Redirected from: Human RSV

This is the free portion of the full article. The full article is available to licensed users only.
How do I get access?

Respiratory Syncytial Virus

Synonyms

RSV; Human RSV; HRSV

Definition and Characteristics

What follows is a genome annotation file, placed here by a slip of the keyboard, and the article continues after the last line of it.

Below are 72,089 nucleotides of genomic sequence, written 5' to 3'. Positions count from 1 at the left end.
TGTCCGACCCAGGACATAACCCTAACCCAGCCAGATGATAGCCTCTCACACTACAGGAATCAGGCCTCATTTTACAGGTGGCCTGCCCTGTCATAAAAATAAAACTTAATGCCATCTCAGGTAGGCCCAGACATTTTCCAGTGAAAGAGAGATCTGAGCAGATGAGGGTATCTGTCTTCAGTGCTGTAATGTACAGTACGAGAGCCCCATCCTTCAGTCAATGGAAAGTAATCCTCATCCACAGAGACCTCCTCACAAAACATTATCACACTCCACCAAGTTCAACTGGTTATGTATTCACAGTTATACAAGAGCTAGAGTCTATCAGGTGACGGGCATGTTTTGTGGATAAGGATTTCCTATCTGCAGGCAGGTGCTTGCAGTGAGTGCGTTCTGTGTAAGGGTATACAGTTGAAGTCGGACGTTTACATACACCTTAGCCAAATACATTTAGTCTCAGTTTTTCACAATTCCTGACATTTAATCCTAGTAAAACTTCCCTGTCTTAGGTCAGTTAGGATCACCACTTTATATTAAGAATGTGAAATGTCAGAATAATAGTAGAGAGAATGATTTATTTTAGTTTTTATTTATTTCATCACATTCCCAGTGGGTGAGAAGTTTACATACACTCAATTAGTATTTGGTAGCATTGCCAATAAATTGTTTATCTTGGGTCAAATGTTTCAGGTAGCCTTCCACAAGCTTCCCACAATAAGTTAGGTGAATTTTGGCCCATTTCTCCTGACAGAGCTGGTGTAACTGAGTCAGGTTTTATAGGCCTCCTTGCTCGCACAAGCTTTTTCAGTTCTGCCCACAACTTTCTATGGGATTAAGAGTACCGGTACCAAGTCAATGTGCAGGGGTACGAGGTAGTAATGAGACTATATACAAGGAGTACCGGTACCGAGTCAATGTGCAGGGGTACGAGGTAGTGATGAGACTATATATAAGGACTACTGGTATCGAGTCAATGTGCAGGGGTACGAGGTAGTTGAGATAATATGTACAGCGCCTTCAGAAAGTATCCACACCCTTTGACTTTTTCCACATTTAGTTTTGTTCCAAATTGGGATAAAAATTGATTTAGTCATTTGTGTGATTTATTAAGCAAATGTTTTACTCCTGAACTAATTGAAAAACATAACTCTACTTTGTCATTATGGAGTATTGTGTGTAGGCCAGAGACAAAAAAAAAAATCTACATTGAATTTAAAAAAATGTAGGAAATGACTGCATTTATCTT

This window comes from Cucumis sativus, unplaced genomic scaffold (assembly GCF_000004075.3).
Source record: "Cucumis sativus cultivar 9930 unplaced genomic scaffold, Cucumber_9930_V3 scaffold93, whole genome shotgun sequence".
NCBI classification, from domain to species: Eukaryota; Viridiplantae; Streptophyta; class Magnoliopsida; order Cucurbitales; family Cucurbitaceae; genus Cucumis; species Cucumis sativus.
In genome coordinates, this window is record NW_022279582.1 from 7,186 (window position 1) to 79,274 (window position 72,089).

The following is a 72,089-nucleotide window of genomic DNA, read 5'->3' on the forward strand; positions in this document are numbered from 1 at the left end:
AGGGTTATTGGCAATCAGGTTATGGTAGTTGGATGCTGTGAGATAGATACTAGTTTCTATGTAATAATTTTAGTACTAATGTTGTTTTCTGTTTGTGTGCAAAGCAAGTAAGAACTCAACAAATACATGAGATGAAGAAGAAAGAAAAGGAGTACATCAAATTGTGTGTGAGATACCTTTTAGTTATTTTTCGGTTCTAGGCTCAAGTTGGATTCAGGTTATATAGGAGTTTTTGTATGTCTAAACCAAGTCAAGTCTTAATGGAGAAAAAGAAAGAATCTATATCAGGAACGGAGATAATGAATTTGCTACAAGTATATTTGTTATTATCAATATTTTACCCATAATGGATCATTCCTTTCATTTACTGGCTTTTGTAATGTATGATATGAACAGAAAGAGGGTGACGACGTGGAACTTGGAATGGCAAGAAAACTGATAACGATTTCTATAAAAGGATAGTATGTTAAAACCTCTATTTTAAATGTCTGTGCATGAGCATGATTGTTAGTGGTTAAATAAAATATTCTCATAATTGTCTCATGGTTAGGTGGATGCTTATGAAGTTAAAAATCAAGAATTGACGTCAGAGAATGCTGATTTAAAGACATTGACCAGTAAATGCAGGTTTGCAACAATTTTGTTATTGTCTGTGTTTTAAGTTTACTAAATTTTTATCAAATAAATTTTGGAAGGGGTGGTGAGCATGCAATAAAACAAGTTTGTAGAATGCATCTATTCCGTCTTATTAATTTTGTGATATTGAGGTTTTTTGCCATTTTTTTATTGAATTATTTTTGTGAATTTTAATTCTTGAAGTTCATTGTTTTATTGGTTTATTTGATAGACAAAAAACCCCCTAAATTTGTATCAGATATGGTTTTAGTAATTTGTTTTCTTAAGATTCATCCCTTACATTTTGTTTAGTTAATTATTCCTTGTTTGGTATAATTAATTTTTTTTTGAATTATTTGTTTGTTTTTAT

Although human respiratory syncytial virus (HRSV) was first reported in infants exhibiting respiratory distress in 1957 [1], it is now recognised as one of the most important causes of lower respiratory tract infection in young children. The virus is spread in respiratory droplets, and transmission can occur either directly during close contact between individuals, or by contact with contaminated surfaces. In temperate climates HRSV epidemics are seasonal, usually occurring from late autumn until early spring. In tropical climates HRSV infections occur through-out the year, but an increase in the HRSV infection rate is observed during the rainy seasons. Although the disease symptoms are usually relatively mild in healthy adults, severe complications, including bronchial pneumonia and respiratory failure, can occur in certain high-risk groups. These include neonates and premature babies, the